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One company that is almost synonymous with electric vehicles is Tesla. While they have shown that there is a demand for electric vehicles, they have also shown how they can be difficult to produce. Tesla’s Model 3 sedan had hundreds of thousands of people paying $1,000 deposits just to be put on a waiting list for the vehicle. But the company recently announced that in the third quarter of this year, they were only able to produce 260 vehicles due to production issues. When it comes to fuel cell vehicles, they are difficult to produce as hydrogen is expensive and not widely available.

Detroit automakers showing such a strong commitment to electric vehicles is encouraging. It’s exciting to know that in a few years there will be many “clean” cars on the road, cutting down on emissions and pollution. Hopefully other automakers will join GM and Ford and make electric vehicles a priority as well, and research and development will make these vehicles easier and cheaper to produce, making them more easily available. Electric vehicles are good for everyone - they will save drivers money on gas, and they help the planet reduce its carbon footprint.


Electric vehicles are good for the environment, but car accidents happen regardless of how fuel efficient a vehicle is. If you have been involved in an automobile accident involving an electric car, call The Michigan Law Firm, PLLC at 844.4MI.FIRM for a free consultation with an experienced car accident attorney today. 

Electric Car Sales Reached Record High in 2016

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Today, environmental issues have become a primary concern in society. With many policymakers, activists, and corporations alike, all seeking to inspire a greater movement to sustain the Earth, it is not surprising that the “green movement” is beginning to impact certain industries, specifically the automotive industry. According to Greentech Media, the electric car market hit a record high last year in 2016 when 750,000 electric cars were sold. There are 2 million electric cars being driven in the world today, meaning that almost half of the world's electric cars were sold last year! Although 2 million only accounts for 2% of the market for small, passenger vehicles, it is a large feat for the industry that just began scratching the surface in 2010.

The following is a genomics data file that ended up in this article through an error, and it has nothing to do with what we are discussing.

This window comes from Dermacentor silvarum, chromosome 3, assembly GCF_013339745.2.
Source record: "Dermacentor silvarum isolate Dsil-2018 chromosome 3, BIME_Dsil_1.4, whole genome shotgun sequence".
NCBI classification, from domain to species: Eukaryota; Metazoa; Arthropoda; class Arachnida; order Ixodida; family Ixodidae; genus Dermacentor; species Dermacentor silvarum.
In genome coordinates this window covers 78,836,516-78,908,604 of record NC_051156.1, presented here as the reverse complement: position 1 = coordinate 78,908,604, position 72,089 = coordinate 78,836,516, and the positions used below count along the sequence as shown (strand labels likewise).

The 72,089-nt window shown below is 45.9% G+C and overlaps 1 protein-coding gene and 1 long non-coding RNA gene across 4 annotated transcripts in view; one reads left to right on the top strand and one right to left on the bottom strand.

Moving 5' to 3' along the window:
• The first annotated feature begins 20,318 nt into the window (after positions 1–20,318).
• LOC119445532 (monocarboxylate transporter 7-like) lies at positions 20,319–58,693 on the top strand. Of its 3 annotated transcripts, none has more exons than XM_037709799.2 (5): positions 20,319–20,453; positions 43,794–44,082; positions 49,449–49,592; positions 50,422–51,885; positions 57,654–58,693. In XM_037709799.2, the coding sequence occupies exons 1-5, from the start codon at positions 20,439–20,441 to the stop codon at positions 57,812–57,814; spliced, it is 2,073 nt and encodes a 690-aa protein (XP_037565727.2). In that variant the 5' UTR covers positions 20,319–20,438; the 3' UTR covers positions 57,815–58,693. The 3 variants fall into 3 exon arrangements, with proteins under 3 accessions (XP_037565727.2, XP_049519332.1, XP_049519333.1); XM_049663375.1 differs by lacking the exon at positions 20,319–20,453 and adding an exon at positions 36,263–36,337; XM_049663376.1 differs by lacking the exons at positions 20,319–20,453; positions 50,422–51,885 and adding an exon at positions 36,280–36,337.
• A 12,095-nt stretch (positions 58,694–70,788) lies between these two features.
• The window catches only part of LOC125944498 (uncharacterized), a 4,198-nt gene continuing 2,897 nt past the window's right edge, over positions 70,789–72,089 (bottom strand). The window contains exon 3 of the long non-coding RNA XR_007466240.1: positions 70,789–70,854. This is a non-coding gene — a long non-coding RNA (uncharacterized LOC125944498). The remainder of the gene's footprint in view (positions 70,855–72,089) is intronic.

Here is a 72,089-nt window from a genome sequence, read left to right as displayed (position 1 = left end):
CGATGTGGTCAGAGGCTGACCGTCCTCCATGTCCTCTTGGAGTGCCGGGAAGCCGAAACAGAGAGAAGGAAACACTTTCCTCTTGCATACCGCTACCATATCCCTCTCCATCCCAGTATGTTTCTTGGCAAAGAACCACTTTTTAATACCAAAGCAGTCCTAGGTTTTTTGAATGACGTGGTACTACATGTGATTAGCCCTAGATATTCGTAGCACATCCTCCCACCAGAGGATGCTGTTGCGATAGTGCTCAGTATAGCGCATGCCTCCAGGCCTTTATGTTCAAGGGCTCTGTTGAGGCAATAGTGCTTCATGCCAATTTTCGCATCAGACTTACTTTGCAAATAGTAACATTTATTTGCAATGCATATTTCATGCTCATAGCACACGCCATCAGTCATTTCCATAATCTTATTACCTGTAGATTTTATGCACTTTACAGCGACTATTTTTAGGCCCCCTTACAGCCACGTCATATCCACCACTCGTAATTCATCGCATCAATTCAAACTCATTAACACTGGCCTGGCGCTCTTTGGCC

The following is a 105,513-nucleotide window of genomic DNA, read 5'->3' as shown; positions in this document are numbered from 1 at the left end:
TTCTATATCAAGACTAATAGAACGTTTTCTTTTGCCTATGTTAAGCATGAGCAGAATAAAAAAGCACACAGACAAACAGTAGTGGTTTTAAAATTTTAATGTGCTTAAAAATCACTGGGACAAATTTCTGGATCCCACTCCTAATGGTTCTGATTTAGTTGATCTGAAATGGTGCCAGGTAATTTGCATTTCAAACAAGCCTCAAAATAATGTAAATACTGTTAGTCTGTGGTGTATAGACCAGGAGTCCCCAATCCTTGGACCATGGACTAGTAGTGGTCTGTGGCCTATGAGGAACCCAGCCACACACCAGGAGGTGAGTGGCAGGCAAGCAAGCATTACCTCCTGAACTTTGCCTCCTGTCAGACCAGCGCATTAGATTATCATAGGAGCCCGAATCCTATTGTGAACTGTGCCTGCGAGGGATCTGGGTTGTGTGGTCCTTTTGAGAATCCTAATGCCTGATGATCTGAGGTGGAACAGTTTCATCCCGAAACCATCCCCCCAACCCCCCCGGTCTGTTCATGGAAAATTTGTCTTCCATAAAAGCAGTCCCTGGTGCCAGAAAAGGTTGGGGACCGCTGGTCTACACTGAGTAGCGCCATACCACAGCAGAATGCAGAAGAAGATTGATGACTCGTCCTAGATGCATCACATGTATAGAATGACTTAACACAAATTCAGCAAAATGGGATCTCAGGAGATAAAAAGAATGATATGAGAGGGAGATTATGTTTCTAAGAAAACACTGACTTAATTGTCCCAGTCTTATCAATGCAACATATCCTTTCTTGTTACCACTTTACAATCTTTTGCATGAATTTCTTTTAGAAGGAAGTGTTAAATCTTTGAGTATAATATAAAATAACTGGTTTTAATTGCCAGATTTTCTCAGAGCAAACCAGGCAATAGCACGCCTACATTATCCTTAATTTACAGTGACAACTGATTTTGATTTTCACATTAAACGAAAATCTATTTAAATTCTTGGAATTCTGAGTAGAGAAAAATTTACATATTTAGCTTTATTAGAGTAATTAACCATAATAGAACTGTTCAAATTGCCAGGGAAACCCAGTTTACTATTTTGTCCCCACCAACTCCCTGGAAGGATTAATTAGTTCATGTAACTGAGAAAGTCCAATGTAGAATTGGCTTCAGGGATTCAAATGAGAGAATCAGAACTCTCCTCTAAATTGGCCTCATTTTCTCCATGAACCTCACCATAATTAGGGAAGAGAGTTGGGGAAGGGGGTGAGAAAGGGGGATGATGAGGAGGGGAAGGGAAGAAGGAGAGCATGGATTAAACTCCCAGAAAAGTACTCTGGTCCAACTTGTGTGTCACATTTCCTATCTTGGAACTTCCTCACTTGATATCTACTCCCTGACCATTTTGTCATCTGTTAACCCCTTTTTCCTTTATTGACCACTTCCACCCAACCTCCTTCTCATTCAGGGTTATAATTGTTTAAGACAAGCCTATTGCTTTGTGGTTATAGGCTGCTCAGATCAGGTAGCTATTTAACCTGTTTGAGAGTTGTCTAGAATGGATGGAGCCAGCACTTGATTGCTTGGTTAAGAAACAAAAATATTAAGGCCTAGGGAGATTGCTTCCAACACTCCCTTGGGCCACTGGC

China has led the electric car market, competing directly with the Detroit, Michigan automakers. Of the 750,000 electric vehicles sold last year, China sold 336,000, with much credit due to BYD, a Chinese automaker that has dominated the electric vehicle (EV) market and was responsible for roughly 1/3rd of the country's EV sales. Yet, according to electrek, BYD has recently seen sales drop 34% in early 2017 due to the Chinese government reducing electric vehicle subsidies and incentives, which have been the main reason behind the market’s rapid growth.

After China, Europe sold the second highest amount of electric vehicles, accounting for 215,000. Norway saw the highest EV sales in Europe, selling about 62,000 vehicles. Other European countries that have contributed to sales include the Netherlands, UK, France, Germany, and Sweden. The United States trailed China and Europe selling 160,000 vehicles last year.

Credit:  IEA

Credit: IEA

The International Energy Agency (IEA) is optimistic about future growth in the electric car market, projecting car sales between 9 million and 20 million by 2020, and sales between 40 million and 70 million by 2025. Since this is quite a leap from last year's three quarters of a million, many wonder if these numbers are attainable. The answer is that car sales are dependent on the green movement continuing to motivate consumers into seeking more environmentally friendly transportation, as well as automakers designing more practical and less expensive electric vehicles.